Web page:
When it comes to dealing with my friend Tosh and his needs and requests, the word “indisposed” has a fairly flexible meaning.
After our adventure with the kidnapping of Sharona Laird, I had been spending more and more time with Sara. Specifically, at Sara’s apartment at The Center of the Universe (aka The Bordello). Even more specifically, spending the night. There were several reasons for this, one of which I’m going to let you guess at, dear reader. But aside from the obvious delights of spending nights with my new paramour, there was the undeniable fact that she was a good 45 minutes closer (by bus ride) to campus than Pandora’s Box, the large, waterfront group house on Pleasure Point on the East Side of Santa Cruz in which I nominally lived. (Well, paid rent and utilities, anyway.)
So when I say I was “indisposed” when Tosh called and asked me about this “red-headed experiment”, you can easily imagine what I mean, right?
“Sare! It’s Tosh!” Ellie, Sara’s roommate shouted through the closed door that connected her room to the disastrous mess where Sara (and sometimes I) slept. “Again,” I heard her say grumblingly. Being as Sara was at that moment laying across my chest, I would have to agree with her sentiment. (I also wondered why Ellie insisted on yelling to Sara rather than me, even when she knew I was there. The ways of roommates are often mysterious.)
“Tell him we’re busy!” I yelled.
“He says it’s important.” I heard her stomp away from her side of the door, clearly confident that I would come out sooner or later. And even if it were later, the phone would still be off the hook, and Tosh would probably still be waiting.
“He always says it’s important,” Sara said, giving me a wry look.
“Well,” I said, “It usually is.”
“Heh,” she let out her explosive laugh. “More important than this?” She grabbed me in a manner that left no doubt—none—as to what she meant. I reluctantly shoved her hand away.
“I’ll be back in a minute.”
“So you say.”
“Hey now! I always do come back!”
She gave me a slow, sensuous smile. “Yeah, you do.” Her hands started moving under the blankets. “Better hurry.” I inhaled a quick breath.
“You bet,” I said. I pulled on my pants and went into the other room. After several months of living at Pandora’s Box—followed by my time in the Marine Corps—I didn’t really have a lot of modesty left, but Sara had asked me to not wander around the apartment naked for Ellie’s sake. Not that I was particularly exciting to look at (for anyone other than Sara, I mean); 5’10” and only 165 pounds leaves one pretty skinny. Not to mention the scars on my left side from the shrapnel I caught during my tour.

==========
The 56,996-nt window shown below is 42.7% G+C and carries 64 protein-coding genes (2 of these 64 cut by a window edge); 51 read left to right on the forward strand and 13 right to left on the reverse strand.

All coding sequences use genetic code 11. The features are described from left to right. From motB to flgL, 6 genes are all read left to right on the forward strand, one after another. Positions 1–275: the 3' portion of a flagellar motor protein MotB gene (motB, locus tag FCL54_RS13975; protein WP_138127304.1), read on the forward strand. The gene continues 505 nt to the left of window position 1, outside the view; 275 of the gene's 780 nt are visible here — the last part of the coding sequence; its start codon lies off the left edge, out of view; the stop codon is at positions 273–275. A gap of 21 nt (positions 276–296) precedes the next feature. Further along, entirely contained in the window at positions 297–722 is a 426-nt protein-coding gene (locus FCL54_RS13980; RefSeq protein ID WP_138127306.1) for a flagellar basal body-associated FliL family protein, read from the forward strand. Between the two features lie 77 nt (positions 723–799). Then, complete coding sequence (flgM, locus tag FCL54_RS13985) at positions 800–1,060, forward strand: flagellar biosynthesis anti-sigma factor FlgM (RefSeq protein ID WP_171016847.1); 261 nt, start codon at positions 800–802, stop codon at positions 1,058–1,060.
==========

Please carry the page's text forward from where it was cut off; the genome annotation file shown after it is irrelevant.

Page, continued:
I high-stepped my way across the laundry-strewn floor, dodged around the two backpacks by the door, and went into the next room where the phone lay. As I had anticipated, the receiver was sitting on the floor next to the phone. (This was way back in the days well before cell phones, when most phones were still made by Ma Bell, and were usually heavy enough to use for home defense.)
I picked the receiver from the floor. “You rang?” I said.
“Oh, Zack! Good!” Tosh said, sounding genuinely relieved. It never ceased to amaze me that Tosh, so much smarter than me, liked to have me around, and it always pleased me to hear it in his voice. (I got no end of shit about it from Sara, let me tell you.) “Something urgent came up!”
“Tosh, don’t you know what ‘indisposed’ even means?” I said.
“Heh,” Tosh barked out a laugh. “Sure. But you see Sara 4.3 nights out of seven; I don’t think interrupting you one evening is going to cut too much into that ratio.”
YOU ARE READING
The Red-Head ExperimentMystery / Thriller
Once again Toshihiro Watterson, assisted by his roommate, former Marine Zack Gordon, is asked to solve a strange mystery that has others in early 1980s Santa Cruz, California stumped. Following along with Zack as he helps Tosh solve the strange mys...